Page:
Third, while the majority of our study population had parents who identify as White Non-Hispanic, two out of the three children who demonstrated an OMP at birth had parents who identified as Black/African-American. We can thus not exclude that there may be racial/ethnic differences that contribute to DNA methylation differences. Furthermore, several children were unable to be included in the paired analyses due to lack of either their cord blood or their salivary sample. However, all available samples were used for calculating outlier status. Given the high correlations seen in all of the pair analyses, this is unlikely to have affected the results, and the additional data only strengthens the OMP status of the identified individuals. Finally, we lack a functional assessment of the differential methylation patterns on gene expression. Therefore, we cannot definitively conclude that the gene pathways identified are responsible for any differences in childhood diseases or other outcomes.


DNA methylation signatures in cord blood remain stable over time as demonstrated by a strong correlation with epigenetic salivary signatures in childhood. More importantly, outlier methylation status persists and may be associated with undesirable clinical outcomes in childhood and beyond.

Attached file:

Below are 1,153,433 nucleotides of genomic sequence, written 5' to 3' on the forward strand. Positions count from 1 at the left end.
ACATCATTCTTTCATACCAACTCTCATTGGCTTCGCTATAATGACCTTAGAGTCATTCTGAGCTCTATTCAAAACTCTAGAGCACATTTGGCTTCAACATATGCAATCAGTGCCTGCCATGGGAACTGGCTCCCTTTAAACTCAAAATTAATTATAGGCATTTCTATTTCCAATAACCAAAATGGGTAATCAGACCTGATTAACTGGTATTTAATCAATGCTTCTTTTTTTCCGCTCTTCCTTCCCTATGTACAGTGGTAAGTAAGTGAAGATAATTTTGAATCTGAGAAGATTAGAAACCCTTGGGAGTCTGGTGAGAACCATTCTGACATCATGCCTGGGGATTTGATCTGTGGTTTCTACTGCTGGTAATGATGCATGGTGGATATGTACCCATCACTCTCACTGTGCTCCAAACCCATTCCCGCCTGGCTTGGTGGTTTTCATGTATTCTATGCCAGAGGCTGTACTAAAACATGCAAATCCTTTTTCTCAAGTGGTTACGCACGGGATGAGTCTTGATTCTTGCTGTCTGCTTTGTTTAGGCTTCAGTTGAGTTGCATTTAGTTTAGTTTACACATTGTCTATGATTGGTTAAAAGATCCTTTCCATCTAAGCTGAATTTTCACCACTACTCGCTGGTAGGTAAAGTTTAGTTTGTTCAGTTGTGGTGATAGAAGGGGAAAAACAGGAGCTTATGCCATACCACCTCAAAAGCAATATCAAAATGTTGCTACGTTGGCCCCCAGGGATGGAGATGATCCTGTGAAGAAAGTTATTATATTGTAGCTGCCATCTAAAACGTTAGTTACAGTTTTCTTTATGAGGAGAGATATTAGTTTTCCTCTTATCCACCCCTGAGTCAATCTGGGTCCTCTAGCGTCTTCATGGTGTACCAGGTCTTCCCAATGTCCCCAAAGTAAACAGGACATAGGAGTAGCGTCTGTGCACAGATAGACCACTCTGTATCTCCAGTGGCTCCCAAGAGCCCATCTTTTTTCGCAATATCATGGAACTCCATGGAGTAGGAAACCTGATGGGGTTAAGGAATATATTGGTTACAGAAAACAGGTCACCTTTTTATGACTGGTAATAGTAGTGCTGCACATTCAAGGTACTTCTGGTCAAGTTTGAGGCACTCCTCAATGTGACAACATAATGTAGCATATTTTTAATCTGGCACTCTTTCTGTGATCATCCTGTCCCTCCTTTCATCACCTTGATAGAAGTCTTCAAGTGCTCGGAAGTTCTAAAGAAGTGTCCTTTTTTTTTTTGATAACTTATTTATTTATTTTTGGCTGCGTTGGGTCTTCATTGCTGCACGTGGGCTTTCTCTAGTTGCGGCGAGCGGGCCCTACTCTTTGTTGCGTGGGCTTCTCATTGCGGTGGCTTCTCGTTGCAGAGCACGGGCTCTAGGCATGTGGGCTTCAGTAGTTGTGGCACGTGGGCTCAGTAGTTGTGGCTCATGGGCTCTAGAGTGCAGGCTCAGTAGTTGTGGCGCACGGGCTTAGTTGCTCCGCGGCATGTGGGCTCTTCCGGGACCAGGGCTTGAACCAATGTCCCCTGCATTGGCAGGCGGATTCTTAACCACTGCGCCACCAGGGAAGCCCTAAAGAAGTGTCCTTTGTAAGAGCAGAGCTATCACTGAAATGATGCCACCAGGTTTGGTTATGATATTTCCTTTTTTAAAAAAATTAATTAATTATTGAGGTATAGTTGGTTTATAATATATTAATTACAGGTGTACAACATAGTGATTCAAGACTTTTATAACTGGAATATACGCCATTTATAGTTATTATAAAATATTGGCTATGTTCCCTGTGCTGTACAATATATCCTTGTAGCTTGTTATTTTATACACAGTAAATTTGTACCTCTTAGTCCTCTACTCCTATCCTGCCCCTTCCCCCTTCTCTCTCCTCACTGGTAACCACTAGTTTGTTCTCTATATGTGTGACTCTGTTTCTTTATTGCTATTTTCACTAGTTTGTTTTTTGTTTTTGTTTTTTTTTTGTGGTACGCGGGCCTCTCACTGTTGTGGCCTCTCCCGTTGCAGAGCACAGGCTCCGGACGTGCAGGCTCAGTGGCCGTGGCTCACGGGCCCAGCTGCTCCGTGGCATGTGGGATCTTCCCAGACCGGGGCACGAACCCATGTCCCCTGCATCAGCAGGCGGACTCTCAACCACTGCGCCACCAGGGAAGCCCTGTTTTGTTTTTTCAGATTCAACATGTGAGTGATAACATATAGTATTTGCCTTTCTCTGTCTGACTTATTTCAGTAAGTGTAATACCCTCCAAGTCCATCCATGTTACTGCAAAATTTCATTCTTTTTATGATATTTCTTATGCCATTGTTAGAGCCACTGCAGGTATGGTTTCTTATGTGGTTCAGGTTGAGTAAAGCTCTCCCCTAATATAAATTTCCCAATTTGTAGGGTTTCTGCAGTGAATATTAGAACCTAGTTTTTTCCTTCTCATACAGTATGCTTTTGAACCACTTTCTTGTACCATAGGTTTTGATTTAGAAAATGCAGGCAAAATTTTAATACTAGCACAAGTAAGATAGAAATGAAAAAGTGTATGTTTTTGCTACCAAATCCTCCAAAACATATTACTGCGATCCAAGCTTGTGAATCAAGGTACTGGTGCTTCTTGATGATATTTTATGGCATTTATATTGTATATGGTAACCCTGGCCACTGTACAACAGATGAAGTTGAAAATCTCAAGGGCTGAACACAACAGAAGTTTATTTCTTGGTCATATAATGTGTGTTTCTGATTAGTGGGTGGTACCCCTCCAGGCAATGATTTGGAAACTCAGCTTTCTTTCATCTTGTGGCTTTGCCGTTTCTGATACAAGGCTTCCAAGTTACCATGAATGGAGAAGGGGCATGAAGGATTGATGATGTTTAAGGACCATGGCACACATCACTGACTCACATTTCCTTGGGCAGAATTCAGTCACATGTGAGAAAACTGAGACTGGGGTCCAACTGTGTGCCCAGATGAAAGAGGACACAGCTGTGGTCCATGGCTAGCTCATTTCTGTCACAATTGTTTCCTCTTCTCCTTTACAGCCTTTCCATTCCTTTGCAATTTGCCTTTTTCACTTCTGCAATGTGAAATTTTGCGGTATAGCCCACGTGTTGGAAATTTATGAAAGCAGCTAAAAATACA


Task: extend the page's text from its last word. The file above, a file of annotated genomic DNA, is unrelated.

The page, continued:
Study cohort

The study population includes a subset (n = 31) of a cohort of children after conception and/or delivery within the clinical practices of the University of Pennsylvania. Families undergoing ART at Penn Fertility Care as well as those who conceived without any medical assistance and who received their obstetrical care through the University of Pennsylvania System were enrolled in the original project. Information on demographic data, ART cycle parameters, and perinatal outcomes for all ART and unassisted pregnancies were collected via chart abstraction and from an existing clinical database. All data were input and managed using Research Electronic Data Capture (REDCap) which provides a secure, Web-based application, including audit trails [35, 36]. Cord blood DNA was collected and banked at the time of delivery. Long-term follow-up of these children was then performed at ages 6–12 years with either an at-home or outpatient clinic visit, at which time health history, cardiometabolic parameters, and salivary samples for DNA assessment were collected.

From the 31 children, we had 28 cord blood samples and 28 salivary samples. Of these, 24 could be included in paired analyses.

DNA extraction

All procedures were performed according to the manufacturer’s instructions. Cord blood DNA was isolated using NucleoSpin Blood Columns (Macherey–Nagel). Cord blood DNA and salivary DNA were both extracted using PureLink Genomic DNA Mini Kit (Thermo Fisher Scientific).

Methylation analysis